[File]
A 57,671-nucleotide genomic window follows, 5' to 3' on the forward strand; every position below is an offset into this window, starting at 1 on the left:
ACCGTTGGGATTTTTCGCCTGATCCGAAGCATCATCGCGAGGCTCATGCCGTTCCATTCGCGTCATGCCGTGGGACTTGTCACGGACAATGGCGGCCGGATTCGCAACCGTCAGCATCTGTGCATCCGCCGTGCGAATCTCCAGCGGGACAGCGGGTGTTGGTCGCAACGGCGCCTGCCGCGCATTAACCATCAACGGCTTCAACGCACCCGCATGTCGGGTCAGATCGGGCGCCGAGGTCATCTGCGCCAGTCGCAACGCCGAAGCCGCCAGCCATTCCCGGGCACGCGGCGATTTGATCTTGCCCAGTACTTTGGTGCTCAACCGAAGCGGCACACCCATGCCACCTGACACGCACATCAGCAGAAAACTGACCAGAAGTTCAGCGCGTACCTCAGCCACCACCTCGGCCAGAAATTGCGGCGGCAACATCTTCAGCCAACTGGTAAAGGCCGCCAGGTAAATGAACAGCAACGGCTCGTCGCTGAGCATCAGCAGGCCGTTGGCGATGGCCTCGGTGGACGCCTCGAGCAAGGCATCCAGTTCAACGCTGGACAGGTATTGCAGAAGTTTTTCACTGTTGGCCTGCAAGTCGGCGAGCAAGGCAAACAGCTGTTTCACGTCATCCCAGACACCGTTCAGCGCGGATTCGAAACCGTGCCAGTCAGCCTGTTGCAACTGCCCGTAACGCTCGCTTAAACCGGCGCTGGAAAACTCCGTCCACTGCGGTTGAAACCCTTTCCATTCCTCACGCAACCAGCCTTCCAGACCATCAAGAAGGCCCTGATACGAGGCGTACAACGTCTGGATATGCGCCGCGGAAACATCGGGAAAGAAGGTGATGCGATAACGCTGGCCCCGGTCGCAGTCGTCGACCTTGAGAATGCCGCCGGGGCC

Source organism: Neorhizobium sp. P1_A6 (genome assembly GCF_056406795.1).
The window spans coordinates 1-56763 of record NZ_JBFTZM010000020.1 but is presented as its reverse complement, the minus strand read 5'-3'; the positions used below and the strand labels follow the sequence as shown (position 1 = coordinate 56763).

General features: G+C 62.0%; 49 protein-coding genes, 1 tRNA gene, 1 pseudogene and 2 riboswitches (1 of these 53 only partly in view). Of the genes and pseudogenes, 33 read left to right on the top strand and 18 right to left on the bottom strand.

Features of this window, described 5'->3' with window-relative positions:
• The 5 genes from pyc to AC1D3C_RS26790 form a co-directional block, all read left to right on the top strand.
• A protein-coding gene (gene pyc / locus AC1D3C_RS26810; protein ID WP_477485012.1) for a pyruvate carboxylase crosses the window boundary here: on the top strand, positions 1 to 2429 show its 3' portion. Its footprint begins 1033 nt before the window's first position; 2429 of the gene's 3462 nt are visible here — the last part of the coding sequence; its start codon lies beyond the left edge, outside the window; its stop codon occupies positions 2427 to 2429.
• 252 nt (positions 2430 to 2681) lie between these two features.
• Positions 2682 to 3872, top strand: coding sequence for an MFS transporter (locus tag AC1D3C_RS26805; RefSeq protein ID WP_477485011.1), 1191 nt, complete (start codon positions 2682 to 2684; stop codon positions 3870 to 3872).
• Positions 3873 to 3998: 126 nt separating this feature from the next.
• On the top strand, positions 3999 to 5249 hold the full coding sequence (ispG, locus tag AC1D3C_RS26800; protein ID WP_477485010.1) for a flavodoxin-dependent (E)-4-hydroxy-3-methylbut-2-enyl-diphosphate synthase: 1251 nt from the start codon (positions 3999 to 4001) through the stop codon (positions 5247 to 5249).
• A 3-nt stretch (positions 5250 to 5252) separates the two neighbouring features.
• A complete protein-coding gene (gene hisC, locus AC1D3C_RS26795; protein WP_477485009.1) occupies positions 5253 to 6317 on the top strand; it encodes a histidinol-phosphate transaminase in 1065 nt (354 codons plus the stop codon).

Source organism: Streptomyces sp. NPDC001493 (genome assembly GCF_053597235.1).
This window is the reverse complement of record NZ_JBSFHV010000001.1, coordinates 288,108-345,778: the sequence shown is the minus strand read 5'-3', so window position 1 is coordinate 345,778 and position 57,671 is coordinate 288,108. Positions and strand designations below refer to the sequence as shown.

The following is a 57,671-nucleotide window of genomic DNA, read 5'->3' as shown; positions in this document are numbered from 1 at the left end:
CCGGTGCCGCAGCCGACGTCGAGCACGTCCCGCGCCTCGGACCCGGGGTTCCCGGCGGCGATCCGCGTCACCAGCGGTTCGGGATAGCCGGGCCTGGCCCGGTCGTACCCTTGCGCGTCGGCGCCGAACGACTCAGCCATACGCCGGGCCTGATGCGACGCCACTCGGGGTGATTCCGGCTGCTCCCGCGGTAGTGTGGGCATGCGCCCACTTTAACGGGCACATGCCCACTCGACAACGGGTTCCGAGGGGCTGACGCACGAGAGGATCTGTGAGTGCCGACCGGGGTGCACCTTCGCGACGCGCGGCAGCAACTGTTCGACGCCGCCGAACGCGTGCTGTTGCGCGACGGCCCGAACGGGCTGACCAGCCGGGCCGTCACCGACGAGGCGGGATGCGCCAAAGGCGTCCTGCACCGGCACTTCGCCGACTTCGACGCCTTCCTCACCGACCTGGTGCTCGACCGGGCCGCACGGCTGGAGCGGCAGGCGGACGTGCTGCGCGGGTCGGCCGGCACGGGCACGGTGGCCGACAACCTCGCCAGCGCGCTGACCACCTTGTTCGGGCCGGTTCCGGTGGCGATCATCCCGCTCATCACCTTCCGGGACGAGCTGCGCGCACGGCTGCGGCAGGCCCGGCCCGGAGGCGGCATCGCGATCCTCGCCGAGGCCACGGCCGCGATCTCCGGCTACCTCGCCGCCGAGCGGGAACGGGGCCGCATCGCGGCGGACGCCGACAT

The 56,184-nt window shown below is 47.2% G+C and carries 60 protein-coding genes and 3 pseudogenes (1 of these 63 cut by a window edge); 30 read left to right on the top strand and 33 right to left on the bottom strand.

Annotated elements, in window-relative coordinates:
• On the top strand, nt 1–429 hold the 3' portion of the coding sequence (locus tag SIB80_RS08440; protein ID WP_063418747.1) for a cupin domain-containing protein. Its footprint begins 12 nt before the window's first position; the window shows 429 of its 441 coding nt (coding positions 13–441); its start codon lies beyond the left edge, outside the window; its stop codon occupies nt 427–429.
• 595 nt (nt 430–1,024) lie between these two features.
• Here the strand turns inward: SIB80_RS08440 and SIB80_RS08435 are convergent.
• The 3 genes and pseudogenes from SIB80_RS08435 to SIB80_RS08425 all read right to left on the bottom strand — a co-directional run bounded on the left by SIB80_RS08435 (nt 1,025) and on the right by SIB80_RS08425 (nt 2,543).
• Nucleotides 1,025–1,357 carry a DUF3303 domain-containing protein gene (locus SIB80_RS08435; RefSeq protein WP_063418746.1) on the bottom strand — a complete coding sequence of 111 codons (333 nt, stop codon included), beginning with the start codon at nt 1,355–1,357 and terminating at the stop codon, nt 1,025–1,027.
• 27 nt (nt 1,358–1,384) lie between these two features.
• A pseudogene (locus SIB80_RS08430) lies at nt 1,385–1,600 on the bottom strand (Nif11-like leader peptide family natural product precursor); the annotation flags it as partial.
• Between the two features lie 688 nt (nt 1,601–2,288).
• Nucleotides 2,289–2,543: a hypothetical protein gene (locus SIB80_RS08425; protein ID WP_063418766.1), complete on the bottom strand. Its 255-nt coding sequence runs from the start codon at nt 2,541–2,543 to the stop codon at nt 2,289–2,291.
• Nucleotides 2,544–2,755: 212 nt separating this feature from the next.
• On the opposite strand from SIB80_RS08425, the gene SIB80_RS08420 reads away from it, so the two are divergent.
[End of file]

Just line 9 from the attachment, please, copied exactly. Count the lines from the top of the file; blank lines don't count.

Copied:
• 252 nt (positions 2430 to 2681) lie between these two features.